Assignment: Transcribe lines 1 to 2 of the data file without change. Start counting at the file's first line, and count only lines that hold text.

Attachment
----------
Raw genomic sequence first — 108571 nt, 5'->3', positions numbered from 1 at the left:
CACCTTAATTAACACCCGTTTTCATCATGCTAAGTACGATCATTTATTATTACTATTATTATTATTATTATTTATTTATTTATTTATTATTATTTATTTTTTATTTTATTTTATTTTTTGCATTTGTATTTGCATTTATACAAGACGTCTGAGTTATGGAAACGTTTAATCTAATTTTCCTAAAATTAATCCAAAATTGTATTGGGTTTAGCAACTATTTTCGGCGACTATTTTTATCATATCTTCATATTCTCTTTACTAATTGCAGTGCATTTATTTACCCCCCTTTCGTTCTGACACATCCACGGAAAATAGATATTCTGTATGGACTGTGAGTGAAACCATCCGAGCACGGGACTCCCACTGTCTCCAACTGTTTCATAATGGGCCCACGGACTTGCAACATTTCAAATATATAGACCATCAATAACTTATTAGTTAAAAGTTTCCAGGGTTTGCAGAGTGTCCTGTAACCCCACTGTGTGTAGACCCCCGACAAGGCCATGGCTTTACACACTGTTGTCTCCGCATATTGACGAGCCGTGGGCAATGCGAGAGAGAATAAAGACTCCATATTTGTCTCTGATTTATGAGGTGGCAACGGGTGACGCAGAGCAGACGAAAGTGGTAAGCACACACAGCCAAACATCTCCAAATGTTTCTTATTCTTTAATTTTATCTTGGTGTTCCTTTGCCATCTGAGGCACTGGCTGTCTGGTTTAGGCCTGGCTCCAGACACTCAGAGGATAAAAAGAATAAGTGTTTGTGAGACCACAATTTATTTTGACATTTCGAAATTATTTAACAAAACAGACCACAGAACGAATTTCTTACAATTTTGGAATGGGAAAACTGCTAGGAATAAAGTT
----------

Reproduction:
Raw genomic sequence first — 108571 nt, 5'->3', positions numbered from 1 at the left:
CACCTTAATTAACACCCGTTTTCATCATGCTAAGTACGATCATTTATTATTACTATTATTATTATTATTATTTATTTATTTATTTATTATTATTTATTTTTTATTTTATTTTATTTTTTGCATTTGTATTTGCATTTATACAAGACGTCTGAGTTATGGAAACGTTTAATCTAATTTTCCTAAAATTAATCCAAAATTGTATTGGGTTTAGCAACTATTTTCGGCGACTATTTTTATCATATCTTCATATTCTCTTTACTAATTGCAGTGCATTTATTTACCCCCCTTTCGTTCTGACACATCCACGGAAAATAGATATTCTGTATGGACTGTGAGTGAAACCATCCGAGCACGGGACTCCCACTGTCTCCAACTGTTTCATAATGGGCCCACGGACTTGCAACATTTCAAATATATAGACCATCAATAACTTATTAGTTAAAAGTTTCCAGGGTTTGCAGAGTGTCCTGTAACCCCACTGTGTGTAGACCCCCGACAAGGCCATGGCTTTACACACTGTTGTCTCCGCATATTGACGAGCCGTGGGCAATGCGAGAGAGAATAAAGACTCCATATTTGTCTCTGATTTATGAGGTGGCAACGGGTGACGCAGAGCAGACGAAAGTGGTAAGCACACACAGCCAAACATCTCCAAATGTTTCTTATTCTTTAATTTTATCTTGGTGTTCCTTTGCCATCTGAGGCACTGGCTGTCTGGTTTAGGCCTGGCTCCAGACACTCAGAGGATAAAAAGAATAAGTGTTTGTGAGACCACAATTTATTTTGACATTTCGAAATTATTTAACAAAACAGACCACAGAACGAATTTCTTACAATTTTGGAATGGGAAAACTGCTAGGAATAAAGTT